Image via SPYSCAPE by Scott Frances

If you ever thought you’d make a good spy, now is your chance to prove it. SPYSCAPE is New York’s only permanent museum dedicated to the art of espionage, surveillance, deception, and decoding. Through a series of playful challenges using premiere interactive technology, the museum aims to create a personalized experience for every user.

The moment visitors check into the “spy headquarters,” they are given a wrist band equipped with a digital profile that keeps track of their spy progress and challenges. From there, you can explore seven galleries throughout the two-story museum, dedicated to themes of deception, encryption, surveillance, hacking, intelligence, cyber warfare, and special ops. As a spy-in-training, you can expect to identify lies in an interrogation booth, dodge lasers through a laser tunnel, and observe security cameras in a 360° surveillance room.

Image via SPYSCAPE by Scott Frances

Image via SPYSCAPE by Scott Frances

Developed in collaboration with former intelligence agency directors and espionage experts, and designed by UK-architect David Adjaye’s firm, Adjaye Associates, SPYSPACE echoes the classified feeling of a real-life spy headquarters. Through stories of double agents, war heroes, and famous spies, visitors learn about the history of espionage as well as how it currently infiltrates our present-day lives.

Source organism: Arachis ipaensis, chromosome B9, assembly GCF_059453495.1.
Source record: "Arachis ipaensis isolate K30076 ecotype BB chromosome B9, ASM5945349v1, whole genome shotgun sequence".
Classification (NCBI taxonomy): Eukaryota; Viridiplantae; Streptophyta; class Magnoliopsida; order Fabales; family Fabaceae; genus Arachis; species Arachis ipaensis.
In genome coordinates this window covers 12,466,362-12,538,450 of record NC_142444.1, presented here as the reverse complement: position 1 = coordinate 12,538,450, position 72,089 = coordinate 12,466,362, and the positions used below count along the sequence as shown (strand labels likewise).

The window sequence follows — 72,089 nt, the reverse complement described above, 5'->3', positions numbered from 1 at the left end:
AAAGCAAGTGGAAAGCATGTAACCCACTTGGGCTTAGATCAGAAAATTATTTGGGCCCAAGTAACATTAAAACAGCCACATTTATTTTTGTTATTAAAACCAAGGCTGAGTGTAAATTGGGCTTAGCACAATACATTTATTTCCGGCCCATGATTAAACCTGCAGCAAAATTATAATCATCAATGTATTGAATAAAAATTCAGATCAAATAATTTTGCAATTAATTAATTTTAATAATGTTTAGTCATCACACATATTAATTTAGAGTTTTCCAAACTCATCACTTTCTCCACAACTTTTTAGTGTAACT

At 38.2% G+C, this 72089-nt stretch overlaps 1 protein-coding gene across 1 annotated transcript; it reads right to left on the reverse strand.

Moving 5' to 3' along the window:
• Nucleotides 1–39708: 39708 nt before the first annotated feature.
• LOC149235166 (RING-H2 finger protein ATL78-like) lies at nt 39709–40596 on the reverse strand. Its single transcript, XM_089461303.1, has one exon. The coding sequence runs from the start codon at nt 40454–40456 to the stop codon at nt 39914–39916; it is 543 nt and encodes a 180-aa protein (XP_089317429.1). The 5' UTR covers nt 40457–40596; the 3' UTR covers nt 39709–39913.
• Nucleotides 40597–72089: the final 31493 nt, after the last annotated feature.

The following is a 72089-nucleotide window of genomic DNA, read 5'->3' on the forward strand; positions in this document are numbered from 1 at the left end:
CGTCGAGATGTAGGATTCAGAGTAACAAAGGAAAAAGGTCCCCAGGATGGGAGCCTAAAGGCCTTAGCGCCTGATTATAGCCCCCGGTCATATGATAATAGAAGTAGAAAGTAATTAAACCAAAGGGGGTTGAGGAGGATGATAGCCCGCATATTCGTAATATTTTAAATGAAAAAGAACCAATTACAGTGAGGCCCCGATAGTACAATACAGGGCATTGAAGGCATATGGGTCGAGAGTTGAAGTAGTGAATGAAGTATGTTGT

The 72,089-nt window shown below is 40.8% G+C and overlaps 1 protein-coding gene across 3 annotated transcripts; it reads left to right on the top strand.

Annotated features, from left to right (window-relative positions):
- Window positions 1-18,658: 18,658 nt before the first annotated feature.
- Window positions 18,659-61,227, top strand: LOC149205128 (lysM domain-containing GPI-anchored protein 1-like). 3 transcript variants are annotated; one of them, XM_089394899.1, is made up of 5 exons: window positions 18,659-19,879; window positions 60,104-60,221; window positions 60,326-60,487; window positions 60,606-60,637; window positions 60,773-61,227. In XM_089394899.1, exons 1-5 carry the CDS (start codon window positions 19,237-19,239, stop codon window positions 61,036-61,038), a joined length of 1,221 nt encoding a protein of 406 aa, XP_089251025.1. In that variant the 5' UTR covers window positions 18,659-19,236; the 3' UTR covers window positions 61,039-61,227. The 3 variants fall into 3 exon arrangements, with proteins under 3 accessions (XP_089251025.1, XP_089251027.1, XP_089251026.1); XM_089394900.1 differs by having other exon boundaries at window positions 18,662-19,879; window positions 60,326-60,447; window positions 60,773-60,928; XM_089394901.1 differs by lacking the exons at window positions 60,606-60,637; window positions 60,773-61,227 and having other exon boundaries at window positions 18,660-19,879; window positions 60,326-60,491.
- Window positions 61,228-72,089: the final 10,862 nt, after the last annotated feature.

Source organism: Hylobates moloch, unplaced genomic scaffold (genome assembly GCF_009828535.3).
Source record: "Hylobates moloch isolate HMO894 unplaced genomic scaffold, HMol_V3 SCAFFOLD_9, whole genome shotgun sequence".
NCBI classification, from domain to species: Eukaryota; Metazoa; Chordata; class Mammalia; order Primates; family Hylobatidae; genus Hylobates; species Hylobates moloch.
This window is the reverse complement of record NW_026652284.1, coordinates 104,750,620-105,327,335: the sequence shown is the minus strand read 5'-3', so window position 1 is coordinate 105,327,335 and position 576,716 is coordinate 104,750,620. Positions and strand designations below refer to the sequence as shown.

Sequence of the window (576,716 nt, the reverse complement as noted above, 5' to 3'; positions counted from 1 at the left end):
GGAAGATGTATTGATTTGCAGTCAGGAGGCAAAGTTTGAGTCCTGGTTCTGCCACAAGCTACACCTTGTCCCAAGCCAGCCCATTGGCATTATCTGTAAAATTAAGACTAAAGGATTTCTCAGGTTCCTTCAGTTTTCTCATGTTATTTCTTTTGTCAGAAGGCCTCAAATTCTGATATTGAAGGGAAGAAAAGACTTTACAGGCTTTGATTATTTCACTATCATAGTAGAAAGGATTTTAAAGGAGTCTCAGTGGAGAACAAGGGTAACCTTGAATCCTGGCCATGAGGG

The 60,000-square-foot space is decorated with dark concrete walls and floors, smoked glazed doors, varied LED lighting setups, and high-tech digital displays and projections. The museum is also home to a 350-square-foot elevator, reportedly one of the largest elevators in the world. Upon entry, visitors are briefed on their mission through a movie projected on all sides of the elevator. At the end of the experience, they then enter a debriefing room where they learn what role they would play in the spy world.

With its impressive architectural nature and design, SPYSCAPE adds itself to the list of other projects architect David Adjaye has earned accolades for, including his designs of the Smithsonian National Museum of African American History and Culture, the Nobel Peace Center, and the Moscow School of Management.

In addition to the interactive experiences provided throughout the museum, visitors can also visit the in-house cafe and bar, as well as the gift shop that offers a wide selection of gadgets, smart tech, games, and take-home security products. The museum is now open seven days a week from 10am – 8pm ($39 for adults and $32 for children). For more information, visit

Next, check out Spy Shop Inc. in NYC’s West Village Helps You Live Out Your James Bond Fantasy and 14 Art Installations & Exhibits Not to Miss in NYC in March 2018.

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